Vue de l'Abside de Notre-Dame et de nouvelle fontaine.
1845 (undated) 13.75 x 18 in (34.925 x 45.72 cm)
This is a c. 1845 Jules Arnout view of the apse and east end of Notre Dame Cathedral in Paris, France. Notre Dame dominates the view, with its flying buttresses and the beautiful stained-glass windows of the apse, notably without its iconic spire (which had not yet been built). The Square Jean XXIII and the brand-new Fontaine de la Vierge (Fountain of the Virgin) are situated in the foreground, with several groups of children playing the park (the first of its kind in the neighborhood) and gentlemen in top hats wandering the streets and through the garden. Notre Dame's transept is illustrated, and the tops of its iconic towers are visible just over the transept's roof.
Eugène Emmanuel Viollet-le-Duc and the restoration of Notre DameAs this view was created c. 1845, it was executed shortly before the French architect Eugène Emmanuel Viollet-le-Duc began that same year. Viollet-le-Duc's project would last for nearly twenty years and in the end wiped away damage done by revolutionary mobs and six centuries of existence. The most visually impactful aspect of this project was the reconstruction of Notre Dame's spire, which had been removed in 1786 because it had been unstable. Viollet-le-Duc meticulously sketched and photographed the cathedral's decorative elements, including its statues of gargoyles, saints, and chimeras so craftsmen could recreate them in a workshop he started for the project. Viollet-le-Duc's spire, although controversial at the time, became a fixture of the Parisian skyline and has been sorely missed since its destruction in the April 15, 2019 Notre Dame fire
Publication History and Census This view was drawn by Jules Arnout 'd'après nature', which implies that he sketched the view while sitting behind Notre Dame herself, printed by the Lemercier firm, and published by Henri Jeannin c. 1845. We are aware of only one example in institutional collections, which is part of the collection at the Musée Carnavalet in Paris, and is in black and white.
Jules Arnout (June 1, 1814 - 1868) was a French artist, painter, and lithographer active during the mid-19th century. Arnout created works depicting landscapes and French, Swiss, Italian, and English cities.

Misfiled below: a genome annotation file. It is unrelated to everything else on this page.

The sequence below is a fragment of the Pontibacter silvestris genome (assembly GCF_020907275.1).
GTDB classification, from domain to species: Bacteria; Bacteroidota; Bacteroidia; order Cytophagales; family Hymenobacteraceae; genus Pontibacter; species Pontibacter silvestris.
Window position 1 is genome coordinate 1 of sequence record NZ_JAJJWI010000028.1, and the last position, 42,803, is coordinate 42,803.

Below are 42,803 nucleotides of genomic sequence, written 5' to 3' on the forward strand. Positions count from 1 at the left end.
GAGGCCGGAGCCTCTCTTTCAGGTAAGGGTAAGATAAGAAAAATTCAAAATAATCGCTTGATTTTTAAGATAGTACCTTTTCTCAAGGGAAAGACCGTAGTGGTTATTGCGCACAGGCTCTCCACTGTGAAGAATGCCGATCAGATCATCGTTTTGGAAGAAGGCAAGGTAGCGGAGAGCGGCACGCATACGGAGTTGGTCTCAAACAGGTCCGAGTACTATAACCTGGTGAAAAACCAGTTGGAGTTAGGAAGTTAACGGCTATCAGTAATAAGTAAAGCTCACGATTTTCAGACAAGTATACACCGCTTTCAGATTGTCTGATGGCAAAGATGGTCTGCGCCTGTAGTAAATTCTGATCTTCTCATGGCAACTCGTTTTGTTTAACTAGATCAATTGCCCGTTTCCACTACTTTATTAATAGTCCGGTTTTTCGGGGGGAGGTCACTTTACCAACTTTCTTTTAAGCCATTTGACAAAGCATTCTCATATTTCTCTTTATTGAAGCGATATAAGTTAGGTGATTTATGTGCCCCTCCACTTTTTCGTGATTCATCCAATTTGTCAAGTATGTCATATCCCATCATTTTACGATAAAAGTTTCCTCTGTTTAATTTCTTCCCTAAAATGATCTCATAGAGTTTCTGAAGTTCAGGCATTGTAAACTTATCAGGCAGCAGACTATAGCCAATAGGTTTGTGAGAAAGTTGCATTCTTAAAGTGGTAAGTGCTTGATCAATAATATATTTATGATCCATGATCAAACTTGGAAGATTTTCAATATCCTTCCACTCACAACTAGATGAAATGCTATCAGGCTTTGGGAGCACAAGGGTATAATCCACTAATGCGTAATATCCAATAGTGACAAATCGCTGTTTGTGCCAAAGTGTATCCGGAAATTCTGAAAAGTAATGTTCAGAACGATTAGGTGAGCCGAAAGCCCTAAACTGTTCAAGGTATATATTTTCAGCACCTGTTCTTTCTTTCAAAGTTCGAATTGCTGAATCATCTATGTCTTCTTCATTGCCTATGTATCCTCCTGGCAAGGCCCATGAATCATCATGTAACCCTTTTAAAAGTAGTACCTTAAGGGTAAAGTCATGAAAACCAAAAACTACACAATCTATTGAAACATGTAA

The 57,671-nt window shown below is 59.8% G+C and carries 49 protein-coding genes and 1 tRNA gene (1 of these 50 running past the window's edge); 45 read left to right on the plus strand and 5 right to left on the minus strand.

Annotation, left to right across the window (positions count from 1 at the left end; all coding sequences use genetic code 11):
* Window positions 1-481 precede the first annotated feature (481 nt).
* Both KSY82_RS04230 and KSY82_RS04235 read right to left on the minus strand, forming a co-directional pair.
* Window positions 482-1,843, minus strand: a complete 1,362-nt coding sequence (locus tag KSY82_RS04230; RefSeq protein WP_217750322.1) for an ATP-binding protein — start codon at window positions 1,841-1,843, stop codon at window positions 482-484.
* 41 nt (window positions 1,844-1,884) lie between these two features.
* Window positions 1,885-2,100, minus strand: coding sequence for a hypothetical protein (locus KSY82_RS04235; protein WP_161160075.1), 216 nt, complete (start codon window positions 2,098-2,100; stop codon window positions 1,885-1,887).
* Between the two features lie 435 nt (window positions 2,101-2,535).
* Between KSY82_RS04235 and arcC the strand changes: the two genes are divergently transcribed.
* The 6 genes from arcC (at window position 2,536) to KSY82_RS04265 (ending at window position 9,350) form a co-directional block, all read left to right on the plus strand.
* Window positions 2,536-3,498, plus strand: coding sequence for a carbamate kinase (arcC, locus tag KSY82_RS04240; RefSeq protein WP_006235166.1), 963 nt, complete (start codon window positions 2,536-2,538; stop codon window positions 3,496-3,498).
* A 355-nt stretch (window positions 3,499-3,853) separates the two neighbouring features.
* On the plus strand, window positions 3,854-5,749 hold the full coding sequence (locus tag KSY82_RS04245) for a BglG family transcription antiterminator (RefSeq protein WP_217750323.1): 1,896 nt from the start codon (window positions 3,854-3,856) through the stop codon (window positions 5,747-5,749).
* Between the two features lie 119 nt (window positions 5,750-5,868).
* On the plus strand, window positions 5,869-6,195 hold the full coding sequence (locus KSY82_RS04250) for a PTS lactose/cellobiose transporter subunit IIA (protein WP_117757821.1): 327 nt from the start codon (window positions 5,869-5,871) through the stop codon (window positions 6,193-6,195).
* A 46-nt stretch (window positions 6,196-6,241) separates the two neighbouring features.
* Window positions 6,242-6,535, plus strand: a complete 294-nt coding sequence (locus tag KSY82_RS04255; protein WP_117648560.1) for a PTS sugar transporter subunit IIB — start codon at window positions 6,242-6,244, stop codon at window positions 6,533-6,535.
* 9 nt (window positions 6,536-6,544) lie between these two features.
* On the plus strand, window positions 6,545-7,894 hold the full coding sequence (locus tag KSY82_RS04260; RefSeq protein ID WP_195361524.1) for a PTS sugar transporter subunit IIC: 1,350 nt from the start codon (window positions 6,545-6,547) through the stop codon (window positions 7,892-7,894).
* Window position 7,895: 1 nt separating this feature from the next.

Rose-Joseph Lemercier (June 29, 1803 - 1887) was a French photographer, lithographer, and printer. One of the most important Parisian lithographers of the 19th century, Lemercier was born in Paris into a family of seventeen children. His father was a basket maker, and he even began working as a basket maker at the age of fifteen, but Lemercier was drawn to lithography and printing and soon entered into an apprenticeship with Langlumé, where he worked from 1822 until 1825. After working for a handful of other printers, Lemercier started his own firm in 1828 at 2, rue Pierre Sarrazin with only one printing press. He subsequently moved a few more times before arriving at 57, rue de Seine, where he founded the printing firm Lemercier and Company. Lemercier created the firm Lemercier, Bénard and Company in 1837 with Jean François Bénard. Lemercier bought out Bénard's share in the firm in 1843 and, since his two sons died at a young age, he decided to bring his nephew Alfred into the business beginning in 1862, who would progressively take on more and more responsibility in running the firm. Between 1850 and 1870, Lemercier's firm was the largest lithographic company in Paris. The firm began to decline in prestige in the early 1870s, and, after Lemercier's death in 1887, its descent only quickened. It is unclear when the firm closed, but Alfred directed the firm until his death in 1901.
Henri Jules Jeannin (fl. 1829 - 1854) was a French print publisher active in Paris in the mid 19th century. Jeannin maintained offices at No. 20, Rue du Croissant in Paris from 1829 - 1835 and then move is office to No. 20, Place du Louvre in Paris. Little else is known about Jeannin.
Very good. Light soiling. Blank on verso.